How are various iron replacement formulations administered in cases where patients are intolerant to oral therapy or experience a lack of efficacy with oral iron replacement?

If oral iron is ineffective or poorly tolerated, parenteral iron is a good way to replace iron stores. High-dose parenteral iron products — such as ferric carboxymaltose, ferric derisomaltose, and ferumoxytol — provide a convenient, effective, and safe way to replace iron in the outpatient setting in 1 to 2 doses. Low-dose parenteral iron, such as iron sucrose and ferric gluconate, are less expensive and equally effective ways to replace iron stores but are less convenient because they require more infusions.

Results of research show an association between intravenous ferric carboxymaltose and reduced mean serum phosphate levels in patients with cancer and concomitant anemia, whereas no such change was associated with ferumoxytol in this population.2 Why and how should clinicians monitor serum phosphate if intravenous ferric carboxymaltose is used in this setting?

As mentioned, these patients are most at risk for developing clinical sequelae related to hypophosphatemia and may already have a higher risk for hypophosphatemia because of bone metastasis or use of bone-modifying agents. Given these risks, if these patients receive ferric carboxymaltose, their serum phosphate levels should be monitored after treatment and phosphate repletion should be done as needed. Treatment is guided by the severity of the hypophosphatemia. Most patients with hypophosphatemia will require oral or intravenous replacement. These patients should also be monitored for clinical symptoms of low phosphate, such as generalized weakness and fatigue.


Current single-dose parenteral iron formulations for iron deficiency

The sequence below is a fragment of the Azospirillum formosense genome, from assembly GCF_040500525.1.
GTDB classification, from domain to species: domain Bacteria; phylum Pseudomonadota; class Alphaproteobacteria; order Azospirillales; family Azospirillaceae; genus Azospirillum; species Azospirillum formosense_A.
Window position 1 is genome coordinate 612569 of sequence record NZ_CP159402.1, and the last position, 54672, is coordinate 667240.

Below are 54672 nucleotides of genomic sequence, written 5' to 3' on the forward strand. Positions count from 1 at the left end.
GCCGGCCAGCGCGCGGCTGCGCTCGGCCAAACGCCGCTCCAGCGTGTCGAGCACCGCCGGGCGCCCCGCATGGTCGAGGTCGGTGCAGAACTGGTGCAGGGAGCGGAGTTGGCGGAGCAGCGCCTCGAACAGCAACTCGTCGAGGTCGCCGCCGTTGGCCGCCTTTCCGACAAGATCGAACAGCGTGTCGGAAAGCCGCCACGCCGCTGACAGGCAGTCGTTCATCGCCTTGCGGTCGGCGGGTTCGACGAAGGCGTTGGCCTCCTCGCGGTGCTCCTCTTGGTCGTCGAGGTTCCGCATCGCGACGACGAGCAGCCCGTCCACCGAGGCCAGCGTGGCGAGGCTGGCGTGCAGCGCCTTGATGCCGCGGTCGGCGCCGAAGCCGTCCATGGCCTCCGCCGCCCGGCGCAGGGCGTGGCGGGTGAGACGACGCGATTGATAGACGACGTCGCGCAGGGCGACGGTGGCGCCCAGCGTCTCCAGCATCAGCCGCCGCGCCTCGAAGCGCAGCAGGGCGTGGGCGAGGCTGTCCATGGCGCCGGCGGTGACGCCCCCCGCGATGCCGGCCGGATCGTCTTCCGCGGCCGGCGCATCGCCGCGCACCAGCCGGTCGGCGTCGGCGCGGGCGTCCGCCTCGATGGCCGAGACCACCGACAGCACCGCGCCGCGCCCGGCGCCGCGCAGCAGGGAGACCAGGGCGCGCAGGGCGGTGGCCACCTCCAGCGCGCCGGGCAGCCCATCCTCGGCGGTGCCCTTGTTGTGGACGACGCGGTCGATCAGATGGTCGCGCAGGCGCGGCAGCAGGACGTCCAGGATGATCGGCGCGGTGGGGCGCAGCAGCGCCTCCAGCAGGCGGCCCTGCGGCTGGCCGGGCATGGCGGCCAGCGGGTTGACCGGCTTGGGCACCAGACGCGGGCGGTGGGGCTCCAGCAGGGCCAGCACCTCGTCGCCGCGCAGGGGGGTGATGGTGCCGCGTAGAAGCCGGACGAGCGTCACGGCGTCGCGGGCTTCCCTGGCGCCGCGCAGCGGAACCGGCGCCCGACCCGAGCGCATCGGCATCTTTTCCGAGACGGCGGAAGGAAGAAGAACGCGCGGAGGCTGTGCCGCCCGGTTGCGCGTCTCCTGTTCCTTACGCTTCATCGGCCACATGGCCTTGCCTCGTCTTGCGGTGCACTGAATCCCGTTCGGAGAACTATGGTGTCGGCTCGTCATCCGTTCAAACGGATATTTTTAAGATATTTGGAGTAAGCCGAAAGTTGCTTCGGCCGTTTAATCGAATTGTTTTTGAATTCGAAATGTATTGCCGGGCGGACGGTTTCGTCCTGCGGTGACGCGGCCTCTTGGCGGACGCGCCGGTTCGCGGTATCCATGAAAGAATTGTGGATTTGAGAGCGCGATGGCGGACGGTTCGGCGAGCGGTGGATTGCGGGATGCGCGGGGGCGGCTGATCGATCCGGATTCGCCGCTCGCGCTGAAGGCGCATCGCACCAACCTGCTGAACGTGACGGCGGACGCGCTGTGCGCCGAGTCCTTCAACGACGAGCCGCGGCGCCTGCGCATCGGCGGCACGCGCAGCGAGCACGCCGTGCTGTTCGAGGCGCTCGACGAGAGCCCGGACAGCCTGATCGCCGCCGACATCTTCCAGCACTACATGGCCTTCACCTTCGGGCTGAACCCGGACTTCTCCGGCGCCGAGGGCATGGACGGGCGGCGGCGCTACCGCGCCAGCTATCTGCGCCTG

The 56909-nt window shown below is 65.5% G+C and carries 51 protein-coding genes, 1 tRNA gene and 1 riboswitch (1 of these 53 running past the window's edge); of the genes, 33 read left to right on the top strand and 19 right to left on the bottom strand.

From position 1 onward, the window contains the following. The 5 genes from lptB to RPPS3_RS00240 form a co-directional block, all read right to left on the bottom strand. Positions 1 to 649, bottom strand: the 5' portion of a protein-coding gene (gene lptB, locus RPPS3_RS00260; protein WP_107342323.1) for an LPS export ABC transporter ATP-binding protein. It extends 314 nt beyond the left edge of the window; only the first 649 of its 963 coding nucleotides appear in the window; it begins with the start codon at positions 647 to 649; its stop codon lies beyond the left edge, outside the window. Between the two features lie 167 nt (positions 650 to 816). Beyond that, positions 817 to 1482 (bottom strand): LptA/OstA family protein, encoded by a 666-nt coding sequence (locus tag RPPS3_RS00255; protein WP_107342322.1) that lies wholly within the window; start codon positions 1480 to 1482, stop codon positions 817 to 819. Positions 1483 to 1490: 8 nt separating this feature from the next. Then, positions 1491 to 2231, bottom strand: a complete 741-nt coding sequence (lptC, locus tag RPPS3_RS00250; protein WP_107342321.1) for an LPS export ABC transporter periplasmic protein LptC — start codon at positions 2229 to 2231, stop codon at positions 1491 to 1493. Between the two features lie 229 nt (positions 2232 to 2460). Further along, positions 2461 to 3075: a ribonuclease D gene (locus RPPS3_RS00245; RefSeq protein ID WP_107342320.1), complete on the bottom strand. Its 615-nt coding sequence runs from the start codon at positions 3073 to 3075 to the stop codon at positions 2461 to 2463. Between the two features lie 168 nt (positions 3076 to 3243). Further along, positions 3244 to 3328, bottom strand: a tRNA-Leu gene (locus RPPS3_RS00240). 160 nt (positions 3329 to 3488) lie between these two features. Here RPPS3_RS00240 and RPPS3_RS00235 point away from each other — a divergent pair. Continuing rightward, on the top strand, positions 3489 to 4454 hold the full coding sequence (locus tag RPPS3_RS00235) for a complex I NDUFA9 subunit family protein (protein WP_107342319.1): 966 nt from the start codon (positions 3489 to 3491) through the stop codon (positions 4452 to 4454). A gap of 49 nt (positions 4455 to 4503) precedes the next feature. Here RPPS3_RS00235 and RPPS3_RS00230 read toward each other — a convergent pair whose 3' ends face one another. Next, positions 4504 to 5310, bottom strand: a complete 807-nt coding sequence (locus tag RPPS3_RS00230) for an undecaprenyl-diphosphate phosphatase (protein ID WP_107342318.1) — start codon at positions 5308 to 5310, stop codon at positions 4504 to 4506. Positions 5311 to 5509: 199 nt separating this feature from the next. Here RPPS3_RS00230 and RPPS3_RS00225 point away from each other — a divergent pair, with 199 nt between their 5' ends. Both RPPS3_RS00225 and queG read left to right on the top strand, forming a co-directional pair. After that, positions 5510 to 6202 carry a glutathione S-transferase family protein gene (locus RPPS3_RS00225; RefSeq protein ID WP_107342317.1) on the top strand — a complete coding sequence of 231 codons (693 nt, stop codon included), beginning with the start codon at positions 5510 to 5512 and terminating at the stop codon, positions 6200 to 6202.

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Single-dose parenteral iron formulations for iron deficiency include ferric derisomaltose, ferumoxytol, and low-molecular-weight iron dextran.

What role does monitoring play in patients at high risk for iron-induced hypophosphatemia?

In patients at high risk for iron-induced hypophosphatemia, clinicians can monitor their patients’ serum phosphate levels after treatment with ferric carboxymaltose so that phosphate repletion can be done if it is indeed low. Phosphate can also be monitored before repeat dosing of ferric carboxymaltose for the sake of repletion or switching to an alternate agent. These high-risk patients should also be monitored for clinical symptoms of low phosphate if they receive ferric carboxymaltose. I do not typically monitor phosphate levels in patients who receive non-ferric carboxymaltose parenteral iron.

This Q&A was edited for clarity and length.

Disclosures

Joshua Strauss, MD, reported affiliations with AbbVie Inc.; AstraZeneca Pharmaceuticals, LP; BeiGene, Ltd; Exelixis, Inc.; Genentech, Inc.; Gilead Sciences, Inc.; Incyte Corporation; Jazz Pharmaceuticals, Inc.; Pharmacosmos Therapeutics Inc.; and Servier Pharmaceuticals LLC.

References

1. Wolf M, Rubin J, Achebe M, et al. Effects of iron isomaltoside vs ferric carboxymaltose on hypophosphatemia in iron-deficiency anemia: two randomized clinical trials. JAMA. 2020;323(5):432-443. doi:10.1001/jama.2019.22450
 
2. Boccia RV, Dahl NV, Strauss WE. Severe hypophosphatemia in patients with cancer following IV iron treatment: results from a large comparative trial. Blood. 2019;134(suppl 1):2236. doi:10.1182/blood-2019-126149
 
3. Glaspy JA, Lim-Watson MZ, Libre MA, et al. Hypophosphatemia associated with intravenous iron therapies for iron deficiency anemia: a systematic literature review. Ther Clin Risk Manag. 2020;16:245-259. doi:10.2147/TCRM.S243462
 
4. Emrich IE, Lizzi F, Siegel JD, et al. Hypophosphatemia after high-dose iron repletion with ferric carboxymaltose and ferric derisomaltose-the randomized controlled HOMe aFers study. BMC Med. 2020;18(1):178. doi:10.1186/s12916-020-01643-5

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Reviewed October 2022